Increasing penalties during disciplinary appeals: “Oh no you don’t!” says the Court of Appeal
The case of McMillan v Airedale NHS Trust is an interesting one for employers to bear in mind, particularly at this time of year when many are dusting off policies, procedures and contracts and reviewing them in the (relative) peace of August.
In essence: Ms McMillan is a consultant obstetrician and gynaecologist. She was subject to disciplinary proceedings under the Trust’s contractual disciplinary procedure for giving inconsistent accounts of events during an adverse incident with a patient in 2010. There was a finding of misconduct (on two counts) and Ms McMillan was given a final written warning. She appealed and the internal appeal panel upheld the complaints. However, before the panel could reconvene to consider the appropriate sanction, Ms McMillan tried to withdraw her appeal and brought proceedings in the High Court for an injunction to prevent the Trust from reconvening the panel to decide on a sanction.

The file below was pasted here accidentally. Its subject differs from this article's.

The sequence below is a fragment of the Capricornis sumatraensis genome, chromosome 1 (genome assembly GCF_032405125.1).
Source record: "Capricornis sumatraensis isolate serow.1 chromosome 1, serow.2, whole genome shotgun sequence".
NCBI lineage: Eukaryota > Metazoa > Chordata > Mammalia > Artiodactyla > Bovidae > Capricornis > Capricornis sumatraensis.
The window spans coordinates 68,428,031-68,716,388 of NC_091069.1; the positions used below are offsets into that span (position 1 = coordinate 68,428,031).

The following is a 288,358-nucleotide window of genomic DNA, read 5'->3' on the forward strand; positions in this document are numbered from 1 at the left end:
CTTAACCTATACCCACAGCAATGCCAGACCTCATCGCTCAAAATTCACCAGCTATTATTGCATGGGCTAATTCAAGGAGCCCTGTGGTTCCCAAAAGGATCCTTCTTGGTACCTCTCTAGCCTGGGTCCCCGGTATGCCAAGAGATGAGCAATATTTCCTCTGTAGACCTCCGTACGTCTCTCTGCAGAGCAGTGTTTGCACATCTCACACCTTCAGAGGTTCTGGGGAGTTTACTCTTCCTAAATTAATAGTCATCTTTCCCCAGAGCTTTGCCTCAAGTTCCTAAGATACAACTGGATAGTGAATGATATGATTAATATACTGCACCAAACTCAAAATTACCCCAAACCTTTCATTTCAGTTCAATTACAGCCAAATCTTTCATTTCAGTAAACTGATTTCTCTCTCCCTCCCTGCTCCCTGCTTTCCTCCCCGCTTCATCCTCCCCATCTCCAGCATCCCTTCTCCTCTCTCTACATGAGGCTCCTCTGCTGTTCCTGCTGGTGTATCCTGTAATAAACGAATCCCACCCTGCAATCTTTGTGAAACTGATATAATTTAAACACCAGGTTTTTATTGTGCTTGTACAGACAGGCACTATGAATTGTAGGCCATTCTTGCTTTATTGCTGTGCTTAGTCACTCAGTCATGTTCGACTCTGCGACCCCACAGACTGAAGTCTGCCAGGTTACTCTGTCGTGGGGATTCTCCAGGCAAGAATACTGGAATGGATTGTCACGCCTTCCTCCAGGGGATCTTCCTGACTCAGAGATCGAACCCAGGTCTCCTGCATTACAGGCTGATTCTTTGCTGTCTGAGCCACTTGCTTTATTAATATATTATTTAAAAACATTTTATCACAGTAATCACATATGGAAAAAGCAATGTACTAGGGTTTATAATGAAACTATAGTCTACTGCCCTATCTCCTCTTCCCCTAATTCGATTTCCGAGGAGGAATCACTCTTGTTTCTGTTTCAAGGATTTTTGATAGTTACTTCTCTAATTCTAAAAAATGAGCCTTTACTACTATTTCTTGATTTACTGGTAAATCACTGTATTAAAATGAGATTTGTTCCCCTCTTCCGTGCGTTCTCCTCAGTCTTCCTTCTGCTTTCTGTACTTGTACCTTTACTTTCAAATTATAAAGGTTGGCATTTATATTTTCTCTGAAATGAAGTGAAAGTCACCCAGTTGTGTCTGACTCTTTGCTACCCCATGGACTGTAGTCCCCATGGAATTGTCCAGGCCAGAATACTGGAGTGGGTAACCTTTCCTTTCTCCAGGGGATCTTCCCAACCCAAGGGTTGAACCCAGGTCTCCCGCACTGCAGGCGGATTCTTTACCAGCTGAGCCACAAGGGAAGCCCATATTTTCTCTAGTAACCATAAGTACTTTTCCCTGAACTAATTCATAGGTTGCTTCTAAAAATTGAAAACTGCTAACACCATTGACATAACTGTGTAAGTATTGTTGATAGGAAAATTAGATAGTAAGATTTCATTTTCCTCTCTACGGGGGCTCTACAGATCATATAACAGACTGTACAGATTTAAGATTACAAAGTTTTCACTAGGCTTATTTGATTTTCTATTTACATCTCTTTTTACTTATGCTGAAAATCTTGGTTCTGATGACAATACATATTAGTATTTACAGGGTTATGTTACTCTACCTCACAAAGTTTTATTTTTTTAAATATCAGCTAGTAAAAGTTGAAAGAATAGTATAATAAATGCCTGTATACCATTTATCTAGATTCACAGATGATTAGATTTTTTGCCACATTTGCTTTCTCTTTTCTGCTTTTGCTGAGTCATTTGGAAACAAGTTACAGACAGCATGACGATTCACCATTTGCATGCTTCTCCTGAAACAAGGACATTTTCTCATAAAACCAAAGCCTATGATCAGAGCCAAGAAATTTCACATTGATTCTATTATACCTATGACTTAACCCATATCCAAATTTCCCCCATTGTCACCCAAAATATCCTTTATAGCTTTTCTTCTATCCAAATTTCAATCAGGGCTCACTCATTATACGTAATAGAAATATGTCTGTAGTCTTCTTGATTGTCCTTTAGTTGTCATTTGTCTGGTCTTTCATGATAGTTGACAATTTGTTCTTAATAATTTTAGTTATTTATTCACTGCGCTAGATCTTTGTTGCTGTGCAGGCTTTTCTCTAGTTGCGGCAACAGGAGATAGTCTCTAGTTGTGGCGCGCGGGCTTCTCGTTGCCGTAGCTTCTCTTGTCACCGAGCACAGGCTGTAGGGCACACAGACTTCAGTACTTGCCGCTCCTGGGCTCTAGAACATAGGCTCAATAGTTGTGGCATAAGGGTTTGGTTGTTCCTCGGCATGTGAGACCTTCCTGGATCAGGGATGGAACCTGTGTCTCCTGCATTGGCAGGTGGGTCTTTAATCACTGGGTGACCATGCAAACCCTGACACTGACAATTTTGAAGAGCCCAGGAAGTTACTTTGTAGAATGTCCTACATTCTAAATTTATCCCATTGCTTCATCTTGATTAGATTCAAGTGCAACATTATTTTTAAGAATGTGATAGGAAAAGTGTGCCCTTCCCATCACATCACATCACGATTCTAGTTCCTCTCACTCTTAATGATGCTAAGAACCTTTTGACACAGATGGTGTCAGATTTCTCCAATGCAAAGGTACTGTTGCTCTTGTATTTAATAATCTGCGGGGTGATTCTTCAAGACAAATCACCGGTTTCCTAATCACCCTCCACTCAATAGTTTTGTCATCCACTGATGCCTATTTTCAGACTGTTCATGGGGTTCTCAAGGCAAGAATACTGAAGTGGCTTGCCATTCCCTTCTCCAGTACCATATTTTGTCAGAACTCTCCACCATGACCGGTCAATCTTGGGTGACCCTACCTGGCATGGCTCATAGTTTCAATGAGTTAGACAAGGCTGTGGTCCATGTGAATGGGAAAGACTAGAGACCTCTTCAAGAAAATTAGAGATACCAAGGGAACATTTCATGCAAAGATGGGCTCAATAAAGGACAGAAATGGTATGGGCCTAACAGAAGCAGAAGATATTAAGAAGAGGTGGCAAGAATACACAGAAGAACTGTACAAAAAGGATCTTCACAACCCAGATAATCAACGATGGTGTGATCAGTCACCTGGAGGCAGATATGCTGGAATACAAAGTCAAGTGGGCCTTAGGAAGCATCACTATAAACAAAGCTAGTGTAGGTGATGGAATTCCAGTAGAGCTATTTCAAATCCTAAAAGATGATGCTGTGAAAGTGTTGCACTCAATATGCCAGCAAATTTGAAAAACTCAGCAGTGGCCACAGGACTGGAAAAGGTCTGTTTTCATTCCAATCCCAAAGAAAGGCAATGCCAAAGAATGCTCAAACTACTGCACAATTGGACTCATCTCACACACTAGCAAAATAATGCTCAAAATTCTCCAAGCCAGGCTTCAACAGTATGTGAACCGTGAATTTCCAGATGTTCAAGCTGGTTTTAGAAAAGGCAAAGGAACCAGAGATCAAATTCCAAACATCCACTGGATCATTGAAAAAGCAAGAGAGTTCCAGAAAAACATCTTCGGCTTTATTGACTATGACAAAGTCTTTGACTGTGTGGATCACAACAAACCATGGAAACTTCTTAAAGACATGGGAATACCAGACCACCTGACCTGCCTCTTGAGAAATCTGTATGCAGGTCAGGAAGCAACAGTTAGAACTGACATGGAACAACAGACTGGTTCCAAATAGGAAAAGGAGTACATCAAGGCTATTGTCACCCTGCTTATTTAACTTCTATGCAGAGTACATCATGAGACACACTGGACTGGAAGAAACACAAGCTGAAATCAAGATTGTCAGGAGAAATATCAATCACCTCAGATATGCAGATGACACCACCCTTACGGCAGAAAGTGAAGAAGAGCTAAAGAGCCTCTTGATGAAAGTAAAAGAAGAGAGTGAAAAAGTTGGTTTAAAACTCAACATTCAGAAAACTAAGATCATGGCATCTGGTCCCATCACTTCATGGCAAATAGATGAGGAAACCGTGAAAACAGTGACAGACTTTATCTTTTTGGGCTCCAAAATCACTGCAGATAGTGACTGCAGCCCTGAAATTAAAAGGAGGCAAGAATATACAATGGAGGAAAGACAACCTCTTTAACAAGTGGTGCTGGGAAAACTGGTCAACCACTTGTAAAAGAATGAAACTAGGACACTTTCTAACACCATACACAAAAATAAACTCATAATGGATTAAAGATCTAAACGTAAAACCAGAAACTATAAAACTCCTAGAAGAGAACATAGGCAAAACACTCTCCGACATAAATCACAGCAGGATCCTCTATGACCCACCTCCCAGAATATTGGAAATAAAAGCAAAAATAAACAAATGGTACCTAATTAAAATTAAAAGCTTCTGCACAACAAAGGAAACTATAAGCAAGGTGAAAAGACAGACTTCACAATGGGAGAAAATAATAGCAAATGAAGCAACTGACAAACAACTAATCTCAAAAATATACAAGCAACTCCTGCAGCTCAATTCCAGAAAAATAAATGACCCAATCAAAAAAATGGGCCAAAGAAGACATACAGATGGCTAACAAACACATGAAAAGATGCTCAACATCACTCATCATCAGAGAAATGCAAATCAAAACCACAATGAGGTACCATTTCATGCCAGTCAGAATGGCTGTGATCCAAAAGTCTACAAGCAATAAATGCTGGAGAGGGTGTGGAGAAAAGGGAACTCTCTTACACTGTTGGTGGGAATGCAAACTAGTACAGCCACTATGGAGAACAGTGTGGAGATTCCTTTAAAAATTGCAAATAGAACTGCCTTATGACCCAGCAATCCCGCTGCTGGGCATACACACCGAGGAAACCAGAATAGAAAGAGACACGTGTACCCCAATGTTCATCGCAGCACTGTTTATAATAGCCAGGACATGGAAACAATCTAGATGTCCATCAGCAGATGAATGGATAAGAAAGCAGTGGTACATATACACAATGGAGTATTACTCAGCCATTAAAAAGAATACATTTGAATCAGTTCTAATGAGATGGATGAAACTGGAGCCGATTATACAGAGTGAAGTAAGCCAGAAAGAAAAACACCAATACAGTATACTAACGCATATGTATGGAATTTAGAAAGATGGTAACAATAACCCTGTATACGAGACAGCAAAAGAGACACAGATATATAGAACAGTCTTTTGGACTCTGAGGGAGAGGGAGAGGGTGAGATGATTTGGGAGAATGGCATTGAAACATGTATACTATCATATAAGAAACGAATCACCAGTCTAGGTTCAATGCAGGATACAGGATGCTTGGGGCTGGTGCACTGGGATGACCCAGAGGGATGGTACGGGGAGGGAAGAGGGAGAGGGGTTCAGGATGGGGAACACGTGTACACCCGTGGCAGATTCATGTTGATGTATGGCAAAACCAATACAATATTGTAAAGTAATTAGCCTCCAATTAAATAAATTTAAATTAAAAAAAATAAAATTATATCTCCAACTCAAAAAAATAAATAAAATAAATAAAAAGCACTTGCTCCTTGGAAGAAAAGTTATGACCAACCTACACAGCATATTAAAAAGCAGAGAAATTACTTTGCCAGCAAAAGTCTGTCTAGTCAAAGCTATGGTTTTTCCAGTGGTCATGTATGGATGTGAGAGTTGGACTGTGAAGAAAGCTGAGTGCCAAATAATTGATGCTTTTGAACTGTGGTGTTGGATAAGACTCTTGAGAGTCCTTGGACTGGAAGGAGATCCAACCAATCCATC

The High Court granted a permanent injunction against the Trust reconsidering the sanction and the Trust appealed. The Court of Appeal dismissed the appeal, holding that the fact that there was no contractual provision detailing the Trust’s powers in relation to the appeal did not mean it had free rein in this respect. The appeal process was there for the benefit of the employee and it was not intended to be a continuation of the first-stage disciplinary process (during which all options were open). The Court of Appeal noted that: (i) the ACAS Guide on Discipline and Grievances At Work expressly states that penalties should not be increased on appeal; but that (ii) there is nothing wrong with employers seeking to keep this possibility open, but it must be provided for in the contract/procedure.
Pause for thought indeed!